I remember holding the phone to my ear and the voice asked: “Could you see the gunshot wound in his head? Did they cover it well, did he look like himself?” I felt the air leaving my body and my heart progressively sinking.
He looked dead, but I couldn’t say that, because when people die we talk about how beautiful and handsome they looked in their casket, how wonderful they were. He did look handsome, his eyelashes that I envied for the 16 years I got to spend with him, were long as ever and his full-lip smile was set perfectly. I didn’t care how he was laid to rest, I cared that he was dead. He wouldn’t be there for anything, ever again.
The calls kept coming, they felt supportive yet unfamiliar. People I hadn’t heard from, people I wished would call but didn’t. Things I did that I now wonder were even relevant. How could I possibly be the same again?
When people die, we pretend it’s about them. It’s not. They don’t receive the flowers, they don’t pay for therapy, they don’t console others of their guilt. They don’t collect ashes and manage feelings.
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Life after death is the burden of those who loved the deceased and their conscious. I don’t have all the answers, but this I know, I treated grieving like a problem that had a solution — moving on. We do not move on from the people we loved. We live the aspects of our lives we had with them over and over and over again. We are spectators to a film we may not want to watch but are cognitively designed to press play.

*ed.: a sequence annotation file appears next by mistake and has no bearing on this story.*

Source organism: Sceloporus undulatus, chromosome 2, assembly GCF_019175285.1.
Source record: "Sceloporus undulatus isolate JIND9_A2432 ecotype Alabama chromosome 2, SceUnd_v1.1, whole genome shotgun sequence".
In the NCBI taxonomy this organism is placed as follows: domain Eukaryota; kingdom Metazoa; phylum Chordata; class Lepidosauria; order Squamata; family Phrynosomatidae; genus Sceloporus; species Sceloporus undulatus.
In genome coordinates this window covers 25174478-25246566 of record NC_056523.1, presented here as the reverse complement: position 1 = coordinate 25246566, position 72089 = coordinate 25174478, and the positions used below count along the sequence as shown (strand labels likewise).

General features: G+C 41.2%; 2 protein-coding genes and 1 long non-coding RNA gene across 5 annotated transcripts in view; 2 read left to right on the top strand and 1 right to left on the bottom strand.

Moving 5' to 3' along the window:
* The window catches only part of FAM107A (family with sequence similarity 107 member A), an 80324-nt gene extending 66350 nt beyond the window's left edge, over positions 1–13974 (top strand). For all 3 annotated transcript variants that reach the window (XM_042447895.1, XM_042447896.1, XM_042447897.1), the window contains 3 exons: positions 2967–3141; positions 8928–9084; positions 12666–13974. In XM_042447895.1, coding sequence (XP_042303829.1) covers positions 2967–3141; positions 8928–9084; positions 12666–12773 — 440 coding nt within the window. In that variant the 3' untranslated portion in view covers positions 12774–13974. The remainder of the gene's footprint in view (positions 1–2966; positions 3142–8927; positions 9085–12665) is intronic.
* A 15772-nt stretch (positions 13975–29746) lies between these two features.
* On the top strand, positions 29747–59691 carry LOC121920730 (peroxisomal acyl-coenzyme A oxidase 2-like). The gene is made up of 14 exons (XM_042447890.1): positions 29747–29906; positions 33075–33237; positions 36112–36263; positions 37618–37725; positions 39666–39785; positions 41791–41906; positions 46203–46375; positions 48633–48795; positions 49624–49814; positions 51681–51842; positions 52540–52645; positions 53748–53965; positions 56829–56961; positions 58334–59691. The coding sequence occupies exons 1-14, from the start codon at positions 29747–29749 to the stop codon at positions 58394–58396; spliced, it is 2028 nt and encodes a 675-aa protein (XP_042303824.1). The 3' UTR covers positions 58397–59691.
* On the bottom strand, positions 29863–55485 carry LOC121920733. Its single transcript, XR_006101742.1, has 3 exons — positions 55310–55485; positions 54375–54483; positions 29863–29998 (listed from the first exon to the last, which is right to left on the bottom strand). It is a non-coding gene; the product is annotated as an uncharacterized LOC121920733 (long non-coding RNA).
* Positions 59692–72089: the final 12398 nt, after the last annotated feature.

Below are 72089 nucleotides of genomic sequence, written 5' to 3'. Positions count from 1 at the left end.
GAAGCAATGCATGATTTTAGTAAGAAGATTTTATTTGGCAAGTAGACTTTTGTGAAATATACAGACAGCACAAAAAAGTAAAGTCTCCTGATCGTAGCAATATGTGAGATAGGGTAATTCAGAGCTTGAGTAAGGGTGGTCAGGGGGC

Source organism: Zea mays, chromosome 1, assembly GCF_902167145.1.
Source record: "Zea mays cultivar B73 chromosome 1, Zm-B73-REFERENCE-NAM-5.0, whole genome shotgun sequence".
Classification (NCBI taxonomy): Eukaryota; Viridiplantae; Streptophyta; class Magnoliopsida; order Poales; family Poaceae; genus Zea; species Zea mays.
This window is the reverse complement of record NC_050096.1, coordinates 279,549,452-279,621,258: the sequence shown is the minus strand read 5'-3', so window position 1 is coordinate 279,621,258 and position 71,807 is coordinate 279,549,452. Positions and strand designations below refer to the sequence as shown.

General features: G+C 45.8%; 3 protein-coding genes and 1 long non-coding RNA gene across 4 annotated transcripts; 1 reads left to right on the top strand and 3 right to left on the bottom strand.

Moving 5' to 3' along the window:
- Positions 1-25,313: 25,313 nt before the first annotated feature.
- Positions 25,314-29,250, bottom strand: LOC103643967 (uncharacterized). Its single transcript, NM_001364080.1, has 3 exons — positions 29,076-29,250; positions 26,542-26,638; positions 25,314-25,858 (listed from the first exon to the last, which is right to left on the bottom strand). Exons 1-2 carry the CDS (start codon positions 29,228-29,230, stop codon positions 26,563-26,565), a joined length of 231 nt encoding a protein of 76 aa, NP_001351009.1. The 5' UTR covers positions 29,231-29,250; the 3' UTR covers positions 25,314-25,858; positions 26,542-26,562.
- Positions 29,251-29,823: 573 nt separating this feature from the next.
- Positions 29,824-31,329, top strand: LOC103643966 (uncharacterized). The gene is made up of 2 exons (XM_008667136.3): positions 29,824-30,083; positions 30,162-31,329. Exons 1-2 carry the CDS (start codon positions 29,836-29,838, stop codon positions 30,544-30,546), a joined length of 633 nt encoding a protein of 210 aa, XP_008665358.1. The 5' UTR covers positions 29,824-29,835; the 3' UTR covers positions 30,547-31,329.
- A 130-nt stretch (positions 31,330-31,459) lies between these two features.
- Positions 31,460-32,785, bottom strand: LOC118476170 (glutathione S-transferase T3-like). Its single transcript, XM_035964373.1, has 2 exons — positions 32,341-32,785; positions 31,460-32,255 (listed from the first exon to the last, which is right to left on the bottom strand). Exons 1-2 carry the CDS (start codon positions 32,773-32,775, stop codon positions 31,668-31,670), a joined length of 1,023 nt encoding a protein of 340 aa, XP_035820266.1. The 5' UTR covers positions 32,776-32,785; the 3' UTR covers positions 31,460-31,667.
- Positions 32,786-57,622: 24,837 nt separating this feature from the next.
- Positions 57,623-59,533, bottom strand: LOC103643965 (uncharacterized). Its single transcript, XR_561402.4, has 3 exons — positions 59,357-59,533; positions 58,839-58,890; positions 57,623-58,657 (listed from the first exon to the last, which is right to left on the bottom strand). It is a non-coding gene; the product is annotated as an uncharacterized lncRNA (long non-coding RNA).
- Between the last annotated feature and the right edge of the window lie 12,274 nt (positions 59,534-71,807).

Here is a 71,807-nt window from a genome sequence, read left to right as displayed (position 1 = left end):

That is grief.
Grief is waking up at 3 a.m. having nightmares of your mother screaming on the floor after finding out her son was dead.
Grief is when you meet someone new who asks you if you have siblings.
Grief is swallowing the lump in your throat when you watch families embrace, and weddings, and kids, and hugs, and fights.
Grief is wanting to spread the joy that was the dead person to everyone and making it your life’s work.
Grief is replaying the day you found out your brother was dead via Facebook, over and over and over again.
Grief is pretending you’re numb to the rumors, to the hearsay, to the judgment.
Grief is trying to bury the feelings, grief is trying to deny when they resurface, grief is feeling the responsibility of caring for your parents, grief is leaning into those who love you but might leave you, grief is forever.
We don’t talk about grief or those who grieve. We talk about the five stages, we talk about the person who died, we talk about events, scholarships, memorials, processes. We talk about how “strong” grievers are, how “sorry” we are for them. We don’t see the grief, we can’t touch it, we can’t smell it. We add it to the list of things that make someone “unfortunate, sad, troubled, riddled with trauma” we do not make grief an individual experience.
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Grief is not a club. You do not lose someone and suddenly enter a network of “I have a dead person, too” people (these do exist though).
Grief is lonely. Grief is ugly. Grief is beautiful. And grief, it’s something we deny occurs but would never wish on our worst enemy.
Grief does not seek relatability or sympathy, grief seeks to nurture. I can’t say that all grievers desire this, but I did:
Check-in on your friends when it’s been days, and when those days turn into decades.
Live your life to the fullest and love the people you love in the way that you see fit, grief doesn’t need pity or “carefulness,” no amount of sparing someone’s pain tides their grief.
Treat grievers as though the people they have lost are still part of them, that can be discussed, not an eradicated phase of their lives.
Ask the questions you’re thinking about, this may not be okay for everyone but I wished that instead of the world talking about us, they’d just talk to us.
Do not tie their faults to their grief, grief does not make us dependent, it makes us human.
Perhaps grief just needs room to breathe, space to be acknowledged and the freedom to exist. Camaraderie lives in the acceptance of grief, not the similarities of loss.
Because grief is eternal.